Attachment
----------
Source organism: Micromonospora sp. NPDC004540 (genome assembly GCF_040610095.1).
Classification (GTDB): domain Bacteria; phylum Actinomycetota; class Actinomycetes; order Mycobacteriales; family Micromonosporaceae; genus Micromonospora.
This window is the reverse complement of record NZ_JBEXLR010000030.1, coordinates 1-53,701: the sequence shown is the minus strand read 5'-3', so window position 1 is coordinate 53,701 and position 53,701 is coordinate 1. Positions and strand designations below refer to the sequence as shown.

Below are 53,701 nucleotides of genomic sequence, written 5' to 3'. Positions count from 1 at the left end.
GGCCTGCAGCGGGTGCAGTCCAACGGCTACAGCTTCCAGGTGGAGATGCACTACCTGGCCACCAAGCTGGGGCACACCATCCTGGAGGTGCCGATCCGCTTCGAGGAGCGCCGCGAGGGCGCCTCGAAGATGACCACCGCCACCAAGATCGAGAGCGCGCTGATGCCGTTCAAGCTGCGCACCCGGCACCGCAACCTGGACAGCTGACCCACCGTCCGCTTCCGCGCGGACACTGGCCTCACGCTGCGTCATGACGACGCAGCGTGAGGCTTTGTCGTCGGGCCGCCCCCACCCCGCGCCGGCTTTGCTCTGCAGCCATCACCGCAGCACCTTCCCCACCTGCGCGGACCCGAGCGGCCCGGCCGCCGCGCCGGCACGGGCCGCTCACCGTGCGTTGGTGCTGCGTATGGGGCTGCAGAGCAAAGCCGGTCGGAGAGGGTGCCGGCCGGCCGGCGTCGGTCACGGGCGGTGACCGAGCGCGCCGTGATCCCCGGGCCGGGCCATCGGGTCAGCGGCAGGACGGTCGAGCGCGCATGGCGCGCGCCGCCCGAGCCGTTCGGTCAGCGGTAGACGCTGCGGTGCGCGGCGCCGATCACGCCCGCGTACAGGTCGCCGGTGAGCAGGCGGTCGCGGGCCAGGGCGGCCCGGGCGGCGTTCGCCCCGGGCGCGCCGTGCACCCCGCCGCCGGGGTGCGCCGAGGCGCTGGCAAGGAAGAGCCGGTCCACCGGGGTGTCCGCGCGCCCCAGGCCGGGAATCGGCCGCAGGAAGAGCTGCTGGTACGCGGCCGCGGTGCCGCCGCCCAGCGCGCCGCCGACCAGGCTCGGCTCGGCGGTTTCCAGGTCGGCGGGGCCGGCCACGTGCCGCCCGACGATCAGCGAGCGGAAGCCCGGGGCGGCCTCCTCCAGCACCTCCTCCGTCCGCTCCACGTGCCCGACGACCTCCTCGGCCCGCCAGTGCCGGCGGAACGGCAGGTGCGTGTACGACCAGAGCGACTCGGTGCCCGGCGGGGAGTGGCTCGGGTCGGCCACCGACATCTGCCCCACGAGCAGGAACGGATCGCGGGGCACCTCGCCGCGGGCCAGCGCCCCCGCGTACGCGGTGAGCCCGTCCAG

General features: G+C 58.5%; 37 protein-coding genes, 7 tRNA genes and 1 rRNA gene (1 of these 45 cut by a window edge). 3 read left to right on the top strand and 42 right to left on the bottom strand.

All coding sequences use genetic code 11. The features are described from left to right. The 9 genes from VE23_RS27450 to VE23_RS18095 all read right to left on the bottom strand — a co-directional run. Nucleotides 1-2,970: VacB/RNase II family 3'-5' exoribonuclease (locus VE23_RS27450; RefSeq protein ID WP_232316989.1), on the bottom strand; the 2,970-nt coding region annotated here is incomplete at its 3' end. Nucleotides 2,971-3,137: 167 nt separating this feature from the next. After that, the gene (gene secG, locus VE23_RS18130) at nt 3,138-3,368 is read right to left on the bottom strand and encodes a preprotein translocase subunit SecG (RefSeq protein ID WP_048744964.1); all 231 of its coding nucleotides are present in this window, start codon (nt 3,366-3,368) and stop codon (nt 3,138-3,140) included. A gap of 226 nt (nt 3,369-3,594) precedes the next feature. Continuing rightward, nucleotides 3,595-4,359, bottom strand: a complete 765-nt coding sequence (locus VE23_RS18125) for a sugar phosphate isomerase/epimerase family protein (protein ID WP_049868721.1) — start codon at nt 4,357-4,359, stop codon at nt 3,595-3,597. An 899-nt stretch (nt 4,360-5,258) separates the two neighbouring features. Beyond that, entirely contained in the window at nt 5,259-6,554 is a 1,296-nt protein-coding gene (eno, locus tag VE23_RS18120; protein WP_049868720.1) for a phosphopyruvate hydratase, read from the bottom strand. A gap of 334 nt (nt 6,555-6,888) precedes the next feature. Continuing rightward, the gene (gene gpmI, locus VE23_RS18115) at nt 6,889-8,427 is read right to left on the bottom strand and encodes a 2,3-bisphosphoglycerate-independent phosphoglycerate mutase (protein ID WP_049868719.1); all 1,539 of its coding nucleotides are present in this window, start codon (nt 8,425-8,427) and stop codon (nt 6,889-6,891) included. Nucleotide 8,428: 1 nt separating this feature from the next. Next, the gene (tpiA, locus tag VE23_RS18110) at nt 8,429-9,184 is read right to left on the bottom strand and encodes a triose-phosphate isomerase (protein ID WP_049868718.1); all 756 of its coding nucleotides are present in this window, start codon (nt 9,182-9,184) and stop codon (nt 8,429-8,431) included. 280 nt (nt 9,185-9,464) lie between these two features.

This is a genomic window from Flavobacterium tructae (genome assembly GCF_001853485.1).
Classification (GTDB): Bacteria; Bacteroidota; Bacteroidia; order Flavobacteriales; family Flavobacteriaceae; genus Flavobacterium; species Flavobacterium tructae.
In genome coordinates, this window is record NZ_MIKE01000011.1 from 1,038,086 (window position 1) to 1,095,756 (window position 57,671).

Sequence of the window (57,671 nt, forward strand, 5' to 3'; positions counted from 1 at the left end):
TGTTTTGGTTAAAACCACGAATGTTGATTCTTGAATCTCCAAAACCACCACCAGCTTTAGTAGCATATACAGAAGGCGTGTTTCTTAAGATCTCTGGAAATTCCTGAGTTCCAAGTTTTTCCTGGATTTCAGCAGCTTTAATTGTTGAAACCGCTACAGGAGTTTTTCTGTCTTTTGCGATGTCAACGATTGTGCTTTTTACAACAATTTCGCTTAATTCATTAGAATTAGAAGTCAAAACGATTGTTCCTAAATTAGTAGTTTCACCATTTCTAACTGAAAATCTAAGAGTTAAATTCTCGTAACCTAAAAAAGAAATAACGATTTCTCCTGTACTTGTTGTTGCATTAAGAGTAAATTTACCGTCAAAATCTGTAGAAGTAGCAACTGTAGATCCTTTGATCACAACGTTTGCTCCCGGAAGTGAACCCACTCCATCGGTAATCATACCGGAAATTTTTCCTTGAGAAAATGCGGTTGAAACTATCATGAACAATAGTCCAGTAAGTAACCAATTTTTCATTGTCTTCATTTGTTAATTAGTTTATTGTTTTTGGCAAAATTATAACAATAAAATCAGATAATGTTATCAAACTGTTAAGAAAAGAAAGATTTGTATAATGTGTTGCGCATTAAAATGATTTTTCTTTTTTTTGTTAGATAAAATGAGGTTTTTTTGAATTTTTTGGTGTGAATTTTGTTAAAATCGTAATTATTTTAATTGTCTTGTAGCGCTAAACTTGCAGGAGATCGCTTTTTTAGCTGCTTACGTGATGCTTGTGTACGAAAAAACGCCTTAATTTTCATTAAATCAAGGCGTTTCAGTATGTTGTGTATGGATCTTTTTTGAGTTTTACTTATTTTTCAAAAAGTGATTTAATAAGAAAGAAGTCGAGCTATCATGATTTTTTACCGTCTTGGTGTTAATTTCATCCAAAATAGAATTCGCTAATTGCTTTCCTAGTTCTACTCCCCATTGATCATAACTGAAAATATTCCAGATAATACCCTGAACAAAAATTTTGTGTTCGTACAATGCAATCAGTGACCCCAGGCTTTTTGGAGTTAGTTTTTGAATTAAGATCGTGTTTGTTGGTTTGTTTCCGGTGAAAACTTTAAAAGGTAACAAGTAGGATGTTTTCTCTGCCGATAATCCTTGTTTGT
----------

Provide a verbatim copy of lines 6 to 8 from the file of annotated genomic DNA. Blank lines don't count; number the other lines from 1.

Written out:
General features: G+C 58.5%; 37 protein-coding genes, 7 tRNA genes and 1 rRNA gene (1 of these 45 cut by a window edge). 3 read left to right on the top strand and 42 right to left on the bottom strand.

All coding sequences use genetic code 11. The features are described from left to right. The 9 genes from VE23_RS27450 to VE23_RS18095 all read right to left on the bottom strand — a co-directional run. Nucleotides 1-2,970: VacB/RNase II family 3'-5' exoribonuclease (locus VE23_RS27450; RefSeq protein ID WP_232316989.1), on the bottom strand; the 2,970-nt coding region annotated here is incomplete at its 3' end. Nucleotides 2,971-3,137: 167 nt separating this feature from the next. After that, the gene (gene secG, locus VE23_RS18130) at nt 3,138-3,368 is read right to left on the bottom strand and encodes a preprotein translocase subunit SecG (RefSeq protein ID WP_048744964.1); all 231 of its coding nucleotides are present in this window, start codon (nt 3,366-3,368) and stop codon (nt 3,138-3,140) included. A gap of 226 nt (nt 3,369-3,594) precedes the next feature. Continuing rightward, nucleotides 3,595-4,359, bottom strand: a complete 765-nt coding sequence (locus VE23_RS18125) for a sugar phosphate isomerase/epimerase family protein (protein ID WP_049868721.1) — start codon at nt 4,357-4,359, stop codon at nt 3,595-3,597. An 899-nt stretch (nt 4,360-5,258) separates the two neighbouring features. Beyond that, entirely contained in the window at nt 5,259-6,554 is a 1,296-nt protein-coding gene (eno, locus tag VE23_RS18120; protein WP_049868720.1) for a phosphopyruvate hydratase, read from the bottom strand. A gap of 334 nt (nt 6,555-6,888) precedes the next feature. Continuing rightward, the gene (gene gpmI, locus VE23_RS18115) at nt 6,889-8,427 is read right to left on the bottom strand and encodes a 2,3-bisphosphoglycerate-independent phosphoglycerate mutase (protein ID WP_049868719.1); all 1,539 of its coding nucleotides are present in this window, start codon (nt 8,425-8,427) and stop codon (nt 6,889-6,891) included. Nucleotide 8,428: 1 nt separating this feature from the next. Next, the gene (tpiA, locus tag VE23_RS18110) at nt 8,429-9,184 is read right to left on the bottom strand and encodes a triose-phosphate isomerase (protein ID WP_049868718.1); all 756 of its coding nucleotides are present in this window, start codon (nt 9,182-9,184) and stop codon (nt 8,429-8,431) included. 280 nt (nt 9,185-9,464) lie between these two features.

This is a genomic window from Flavobacterium tructae (genome assembly GCF_001853485.1).